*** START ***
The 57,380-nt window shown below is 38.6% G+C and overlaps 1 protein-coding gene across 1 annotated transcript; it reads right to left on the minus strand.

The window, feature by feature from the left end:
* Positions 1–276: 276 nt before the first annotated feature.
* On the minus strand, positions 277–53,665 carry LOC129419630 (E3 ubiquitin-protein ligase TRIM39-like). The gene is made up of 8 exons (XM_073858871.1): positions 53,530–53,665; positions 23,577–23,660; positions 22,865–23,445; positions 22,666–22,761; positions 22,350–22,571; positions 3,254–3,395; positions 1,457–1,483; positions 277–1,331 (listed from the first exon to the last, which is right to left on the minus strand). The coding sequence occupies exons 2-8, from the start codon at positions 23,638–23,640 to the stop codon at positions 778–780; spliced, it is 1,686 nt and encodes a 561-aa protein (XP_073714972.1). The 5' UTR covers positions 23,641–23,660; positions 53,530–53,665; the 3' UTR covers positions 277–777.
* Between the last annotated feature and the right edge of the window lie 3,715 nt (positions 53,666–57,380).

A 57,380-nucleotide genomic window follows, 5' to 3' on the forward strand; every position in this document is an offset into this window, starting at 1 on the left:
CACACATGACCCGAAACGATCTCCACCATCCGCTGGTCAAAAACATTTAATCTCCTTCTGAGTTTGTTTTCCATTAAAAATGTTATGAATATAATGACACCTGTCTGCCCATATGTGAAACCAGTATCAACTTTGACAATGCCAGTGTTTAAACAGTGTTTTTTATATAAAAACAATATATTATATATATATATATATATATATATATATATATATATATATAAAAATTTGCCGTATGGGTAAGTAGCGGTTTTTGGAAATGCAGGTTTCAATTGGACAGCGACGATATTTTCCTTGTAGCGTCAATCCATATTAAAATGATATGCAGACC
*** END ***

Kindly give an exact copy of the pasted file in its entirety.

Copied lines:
The 57,380-nt window shown below is 38.6% G+C and overlaps 1 protein-coding gene across 1 annotated transcript; it reads right to left on the minus strand.

The window, feature by feature from the left end:
* Positions 1–276: 276 nt before the first annotated feature.
* On the minus strand, positions 277–53,665 carry LOC129419630 (E3 ubiquitin-protein ligase TRIM39-like). The gene is made up of 8 exons (XM_073858871.1): positions 53,530–53,665; positions 23,577–23,660; positions 22,865–23,445; positions 22,666–22,761; positions 22,350–22,571; positions 3,254–3,395; positions 1,457–1,483; positions 277–1,331 (listed from the first exon to the last, which is right to left on the minus strand). The coding sequence occupies exons 2-8, from the start codon at positions 23,638–23,640 to the stop codon at positions 778–780; spliced, it is 1,686 nt and encodes a 561-aa protein (XP_073714972.1). The 5' UTR covers positions 23,641–23,660; positions 53,530–53,665; the 3' UTR covers positions 277–777.
* Between the last annotated feature and the right edge of the window lie 3,715 nt (positions 53,666–57,380).

A 57,380-nucleotide genomic window follows, 5' to 3' on the forward strand; every position in this document is an offset into this window, starting at 1 on the left:
CACACATGACCCGAAACGATCTCCACCATCCGCTGGTCAAAAACATTTAATCTCCTTCTGAGTTTGTTTTCCATTAAAAATGTTATGAATATAATGACACCTGTCTGCCCATATGTGAAACCAGTATCAACTTTGACAATGCCAGTGTTTAAACAGTGTTTTTTATATAAAAACAATATATTATATATATATATATATATATATATATATATATATATATATAAAAATTTGCCGTATGGGTAAGTAGCGGTTTTTGGAAATGCAGGTTTCAATTGGACAGCGACGATATTTTCCTTGTAGCGTCAATCCATATTAAAATGATATGCAGACC